For all that Tanya's Vivian Oparah gets the extra-moving melodramatic
scenes in "Nightvisiting," April's Sophie Hopkins demonstrates the
most virtuoso (and also underrated) skill of any actor: She has some
of the most stilted dialogue in the entire episode, explaining her
history with her abusive alcoholic father to Ram. It's a moment of
simultaneous exposition and emotional rawness, nearly
impossible to carry out at its knife-edge balance.
I respond that this idea only makes sense retroactively, after we’ve already dealt with whatever disaster has been foisted on us. In the moment, I still have to wade through whatever shit that I have to deal with. Mom, you're a Leibnizian who raised an existentialist, and I'm sorry about that.

Grief is so troubling to us because the event of sudden loss or sudden ending destabilizes that premise. For example, Tanya describes how she would check in on her father whenever he came home from a night shift as a police officer because his patrols were a time of danger. 

If one night, Jasper didn’t come home, it would have been terrible, but it would at least have made sense to Tanya. There would be a clear cause in the potentially dangerous work that he did to his own death. Dying of a stroke in the bathroom makes a mockery of that coherence in her life.

That's the real horror of an existentialist look at the world. You accept the fact that a cause isn’t the same as a reason and that our narratives of our life won’t necessarily (or even that often) have clear-cut meanings and results. 

What Our Grief Reveals

Grief is the emotional and subjective dissonance when our yearning for a rational order in our lives meets the fact of real complexity and chaos. These moments of crisis can be quite revealing for a person, as it shows what we depend on to make sense of our existences.

The most illuminating conversation the creature has is with Quill, where it manifests as her sister. This sequence is the most sustained sequence of character development we’ve gotten for Quill so far, as we not only get to see her people’s paradoxical familial relationships, but also a look into her own motives.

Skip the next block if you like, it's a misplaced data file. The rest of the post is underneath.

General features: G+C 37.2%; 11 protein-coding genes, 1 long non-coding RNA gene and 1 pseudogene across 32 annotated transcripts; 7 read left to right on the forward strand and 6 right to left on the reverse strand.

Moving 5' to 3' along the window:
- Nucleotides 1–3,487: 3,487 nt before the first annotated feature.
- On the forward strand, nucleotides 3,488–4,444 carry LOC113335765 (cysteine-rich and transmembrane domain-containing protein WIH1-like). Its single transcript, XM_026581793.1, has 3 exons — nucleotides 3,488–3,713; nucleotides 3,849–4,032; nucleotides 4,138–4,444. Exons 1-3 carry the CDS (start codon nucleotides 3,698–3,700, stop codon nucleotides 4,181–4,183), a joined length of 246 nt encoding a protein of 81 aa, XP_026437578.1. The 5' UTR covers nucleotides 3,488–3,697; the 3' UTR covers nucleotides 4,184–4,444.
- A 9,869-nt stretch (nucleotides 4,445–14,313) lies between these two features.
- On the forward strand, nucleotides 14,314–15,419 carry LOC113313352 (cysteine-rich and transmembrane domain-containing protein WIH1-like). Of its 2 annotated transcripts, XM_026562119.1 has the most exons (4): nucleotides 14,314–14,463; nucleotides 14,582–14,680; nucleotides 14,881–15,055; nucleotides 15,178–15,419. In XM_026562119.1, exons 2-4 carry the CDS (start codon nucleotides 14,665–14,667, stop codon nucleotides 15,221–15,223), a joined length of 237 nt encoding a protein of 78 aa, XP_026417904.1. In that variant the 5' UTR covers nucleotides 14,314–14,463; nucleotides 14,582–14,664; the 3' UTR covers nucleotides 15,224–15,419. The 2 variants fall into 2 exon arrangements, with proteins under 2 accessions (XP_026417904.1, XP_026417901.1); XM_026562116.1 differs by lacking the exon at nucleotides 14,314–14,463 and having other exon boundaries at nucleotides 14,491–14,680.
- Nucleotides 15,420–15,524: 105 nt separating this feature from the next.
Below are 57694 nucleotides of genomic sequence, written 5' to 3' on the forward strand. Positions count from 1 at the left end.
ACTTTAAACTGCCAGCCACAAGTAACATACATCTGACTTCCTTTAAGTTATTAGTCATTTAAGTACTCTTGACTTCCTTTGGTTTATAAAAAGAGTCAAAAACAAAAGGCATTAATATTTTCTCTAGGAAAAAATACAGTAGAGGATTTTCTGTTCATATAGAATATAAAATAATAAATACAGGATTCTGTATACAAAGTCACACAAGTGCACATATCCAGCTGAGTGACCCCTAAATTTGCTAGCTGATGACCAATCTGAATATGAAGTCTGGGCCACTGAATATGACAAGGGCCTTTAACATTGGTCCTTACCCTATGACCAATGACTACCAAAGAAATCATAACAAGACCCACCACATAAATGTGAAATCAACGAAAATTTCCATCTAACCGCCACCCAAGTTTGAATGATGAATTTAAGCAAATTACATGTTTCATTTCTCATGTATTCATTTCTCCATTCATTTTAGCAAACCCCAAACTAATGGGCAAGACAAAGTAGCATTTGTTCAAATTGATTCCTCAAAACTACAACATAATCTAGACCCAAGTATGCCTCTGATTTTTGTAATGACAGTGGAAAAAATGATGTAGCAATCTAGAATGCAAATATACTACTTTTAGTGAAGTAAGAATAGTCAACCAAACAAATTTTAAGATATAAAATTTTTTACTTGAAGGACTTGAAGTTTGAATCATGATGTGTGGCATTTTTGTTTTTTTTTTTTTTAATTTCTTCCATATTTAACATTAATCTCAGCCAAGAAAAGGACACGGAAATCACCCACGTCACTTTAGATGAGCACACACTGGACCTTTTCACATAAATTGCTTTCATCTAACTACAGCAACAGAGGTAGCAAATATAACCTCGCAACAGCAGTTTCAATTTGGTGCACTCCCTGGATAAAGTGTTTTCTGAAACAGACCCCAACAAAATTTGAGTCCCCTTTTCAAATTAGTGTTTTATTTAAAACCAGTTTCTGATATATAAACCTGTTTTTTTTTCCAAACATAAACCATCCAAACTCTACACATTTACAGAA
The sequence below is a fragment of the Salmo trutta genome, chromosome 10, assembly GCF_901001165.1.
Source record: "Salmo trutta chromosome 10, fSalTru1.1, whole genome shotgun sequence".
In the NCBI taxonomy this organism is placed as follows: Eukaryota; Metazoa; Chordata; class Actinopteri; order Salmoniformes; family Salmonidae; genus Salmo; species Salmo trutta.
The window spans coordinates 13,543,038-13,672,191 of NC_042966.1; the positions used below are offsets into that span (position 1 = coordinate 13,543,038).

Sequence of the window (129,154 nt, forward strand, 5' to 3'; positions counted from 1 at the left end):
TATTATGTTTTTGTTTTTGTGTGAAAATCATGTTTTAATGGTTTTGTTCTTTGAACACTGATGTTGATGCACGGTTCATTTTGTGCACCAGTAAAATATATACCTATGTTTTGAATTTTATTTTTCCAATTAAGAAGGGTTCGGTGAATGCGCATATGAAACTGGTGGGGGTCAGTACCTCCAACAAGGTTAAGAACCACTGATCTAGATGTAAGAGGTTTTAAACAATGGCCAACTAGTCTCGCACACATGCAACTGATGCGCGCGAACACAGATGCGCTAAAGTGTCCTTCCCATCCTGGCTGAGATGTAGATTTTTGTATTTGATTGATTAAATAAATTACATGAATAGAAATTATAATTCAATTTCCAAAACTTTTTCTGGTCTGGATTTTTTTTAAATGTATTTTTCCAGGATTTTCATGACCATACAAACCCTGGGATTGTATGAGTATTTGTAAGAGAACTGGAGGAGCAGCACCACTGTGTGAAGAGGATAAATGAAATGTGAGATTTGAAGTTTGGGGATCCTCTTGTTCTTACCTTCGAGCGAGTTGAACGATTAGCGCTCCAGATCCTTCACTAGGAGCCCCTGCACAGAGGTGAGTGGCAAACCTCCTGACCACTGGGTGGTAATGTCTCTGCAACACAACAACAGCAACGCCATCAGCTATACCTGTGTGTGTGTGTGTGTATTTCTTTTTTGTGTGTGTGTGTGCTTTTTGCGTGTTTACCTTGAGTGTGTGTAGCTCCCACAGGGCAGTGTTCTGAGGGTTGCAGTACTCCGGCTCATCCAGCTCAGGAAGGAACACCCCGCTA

Quill’s grief over her family and people – wiped out in the genocide of Rhodia – manifests as an image of who she should be. Ultimately, it isn’t love for her sister that most tempts Quill to let the creature capture her. In human ways of thinking, the pain of sudden loss would be the most enticing lure. 

One criticism that Phil Sandifer's review of the episode mentioned was
that the notion of Tanya's grief over her father being the strongest such
feeling in London seemed a touch sloppy. But I prefer to think of the
creature's focus on Tanya being a matter of her regular proximity to
the time bunghole as well, a mild piece of metafiction that the
interdimensional dangers of the rift affect the show's main cast the
most because it's their job to draw the rift's fire. They're the front
lines on these emotionally vulnerable alien invaders. Sounds like a
fine part-time job while you're finishing up high school.
But for Quill, it’s the fact that she’s been rendered impotent in so many ways. What truly draws her in is the prospect of being a true warrior again. The real object of her grief isn’t even the destruction of her people, but her loss of how she conceived of herself. The loss of her dignity as a warrior.

Charlie always held such emotional distance from his own family that he has no real grief. So the creature can’t even really manifest to him. Charlie’s story doesn’t have a rupture of the sort that breaks his sense of who he is. His narrative remains coherent as the guardian of the souls of his people in the Cabinet of Light.

We’ve already worked through Ram’s grief in the last episode, so Rachel’s spectre freaks him out, but then sends him out on the proactive role that he took on by the end of “The Coach With the Dragon Tattoo.” 

And April has, like Charlie, already repaired whatever breaks in her narrative were caused by the violent abuse of her alcoholic father. The events of her father’s violence became the foundation of her personal strength.

As for Tanya, her defeat of the creature makes clear what seems to be another theme of Class in this first season. She severely weakens the creature by feeding it with her anger instead of the subjective breakdown of grief, so that Quill’s physical attack can force it back into the rift. 

It's literally an instance of a character using the force of her personality to defeat the story’s monster, just as Ram did last week talking the dragon into leaving Earth. So here we have the moral of the story – each of us can find the strength within ourselves to vanquish our demons and become who the world demands we are.